Your story may include statements  like “She always battles my ideas!” or “He has to have things  his way or no way!” or “Our boss isn’t forward thinking -resting on past successes.” or hundreds of other reasons conflict arises in your life.

Your examples are unique. Yet, they share something with most people on the planet. Whatever examples you give, one of the chief causes of pain (call it anxiety, discomfort, anger, or other tough emotions to sit with) is caused by conflict as you currently define it.

And critical to note, your idea of conflict while conscious, is informed by your early experiences of conflict – emotional and physical experiences that have gone underground and may not be available to your consciousness.

For example, if as a toddler conflict (perhaps between parents or siblings) felt life threatening, you might have constricted your breathing, or tensed your small rib cage in panic. Perhaps you hid behind a large chair or under the bed until calm reigned again.

Today, when you encounter conflict, you “know” you life isn’t in danger, but your body resorts to the old pattern and you may want to run away or hide still.

Or perhaps you came out screaming at the adults in conflict, red faced, tear stained and furious.

That “puffing up” way of dealing is still there, only to be taken out when triggered.

Conflict still causes you pain – only more so because you worry about your reaction to it on top of worrying about the conflict itself.  Make sense?

And what do we humans generally do with pain? Avoid it –  at all costs. Avoidance comes in many flavors yet the result is that you never grow past an outworn way of dealing with conflict.

For leaders the cost of avoidance is higher than for most.

Awesome leaders, unlike the run of the mill type, don’t avoid conflict. They tune in to it because they have a definition that extends beyond  “pain”. They hold conflict as generative!

So, (take a deep breath here) what does that mean? And how does it work? And why should you care?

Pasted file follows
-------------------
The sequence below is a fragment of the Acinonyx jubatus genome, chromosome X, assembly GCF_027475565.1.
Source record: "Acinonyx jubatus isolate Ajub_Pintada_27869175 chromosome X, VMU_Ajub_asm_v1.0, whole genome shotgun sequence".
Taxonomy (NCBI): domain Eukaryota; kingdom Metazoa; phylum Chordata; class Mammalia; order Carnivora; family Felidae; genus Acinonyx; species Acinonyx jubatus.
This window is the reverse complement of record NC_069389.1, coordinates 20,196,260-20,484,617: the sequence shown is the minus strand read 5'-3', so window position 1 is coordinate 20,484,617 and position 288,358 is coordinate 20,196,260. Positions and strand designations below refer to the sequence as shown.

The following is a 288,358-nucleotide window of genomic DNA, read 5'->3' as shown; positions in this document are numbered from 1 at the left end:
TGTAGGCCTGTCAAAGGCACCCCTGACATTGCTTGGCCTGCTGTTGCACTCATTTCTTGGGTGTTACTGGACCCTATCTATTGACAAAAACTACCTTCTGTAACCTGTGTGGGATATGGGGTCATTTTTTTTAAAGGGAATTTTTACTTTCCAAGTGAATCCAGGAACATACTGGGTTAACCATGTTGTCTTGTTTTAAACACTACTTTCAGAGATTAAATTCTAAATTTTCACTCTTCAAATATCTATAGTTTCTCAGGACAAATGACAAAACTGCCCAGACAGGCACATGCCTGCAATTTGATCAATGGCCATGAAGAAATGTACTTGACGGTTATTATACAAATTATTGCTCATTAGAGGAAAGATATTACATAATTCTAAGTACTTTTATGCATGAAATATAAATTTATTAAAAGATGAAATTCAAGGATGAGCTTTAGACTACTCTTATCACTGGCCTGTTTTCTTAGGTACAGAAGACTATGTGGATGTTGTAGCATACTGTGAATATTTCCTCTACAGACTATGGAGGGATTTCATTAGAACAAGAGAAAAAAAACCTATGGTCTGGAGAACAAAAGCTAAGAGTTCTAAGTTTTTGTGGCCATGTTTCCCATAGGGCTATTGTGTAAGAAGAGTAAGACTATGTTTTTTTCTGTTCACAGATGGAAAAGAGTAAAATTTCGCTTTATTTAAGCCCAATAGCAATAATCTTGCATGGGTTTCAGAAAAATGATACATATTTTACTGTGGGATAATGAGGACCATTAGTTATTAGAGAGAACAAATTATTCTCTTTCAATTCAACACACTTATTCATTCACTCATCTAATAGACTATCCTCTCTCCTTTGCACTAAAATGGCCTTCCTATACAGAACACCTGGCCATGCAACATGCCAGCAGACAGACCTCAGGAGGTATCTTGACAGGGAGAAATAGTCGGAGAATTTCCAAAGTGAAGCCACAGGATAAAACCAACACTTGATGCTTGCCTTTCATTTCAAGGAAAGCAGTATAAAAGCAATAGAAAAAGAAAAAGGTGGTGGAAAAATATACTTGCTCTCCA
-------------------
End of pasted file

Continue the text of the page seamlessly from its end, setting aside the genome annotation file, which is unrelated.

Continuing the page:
I’ll start with the last question first and work backwards.

Whether you lead a team, a non-profit, an entire corporation or a head a small business, you can be powerful and clear when the inevitable conflict arises and use it to move forward. That’s right, use conflict to move ahead with your vision. Conflict can be the impetus for great things – finely honed ideas, better strategic, streamlined  functionality, more inclusion, improved processes, better ways to serve your clients….

In the wind tunnel of your own mind, your ideas seem sound…and the fact that they are the only ones in there, supports that notion. Only when marched out into the light of other eyes and ears, can you evaluate your ideas –  and either modify, if that’s what’s called for, or stand tall behind them in the face of criticism or abandon them altogether and start over.

And when “The Idea” is being presented by some member of your organization, listening to the responses of others can often make a “good” idea – great!  The key is to get those others past reactivity – often the first impulse – to responsiveness.

Here’s how that works: You Must Model. Yes, you have to model a way of being with conflict that expands on your current definition! Model it again and again and people will notice. At first, in awe, then in curiosity and finally seeing the value. And you can incorporate this as a plank in the culture of your organization.

If you can find the value in conflict – what it offers – and stay out of your history with it – you can appreciate it and finally, welcome it. That process begins with unhooking the personal from the idea. They are not the same!

You, me and everyone we know are much more than the ideas we offer up. Holding conflict as generative means being able to separate the person from what they are saying, in the moment they are saying it. It sounds simple but it isn’t easy. It requires a shift – emotionally (staying out of the angry red zone) , intellectually (asking yurself ? what is the value of the what is being stated) and physically (how can you relax your nervous system and stay open). More to come on the specifics of this in the next blog.

Leaders make decisions. One way or another.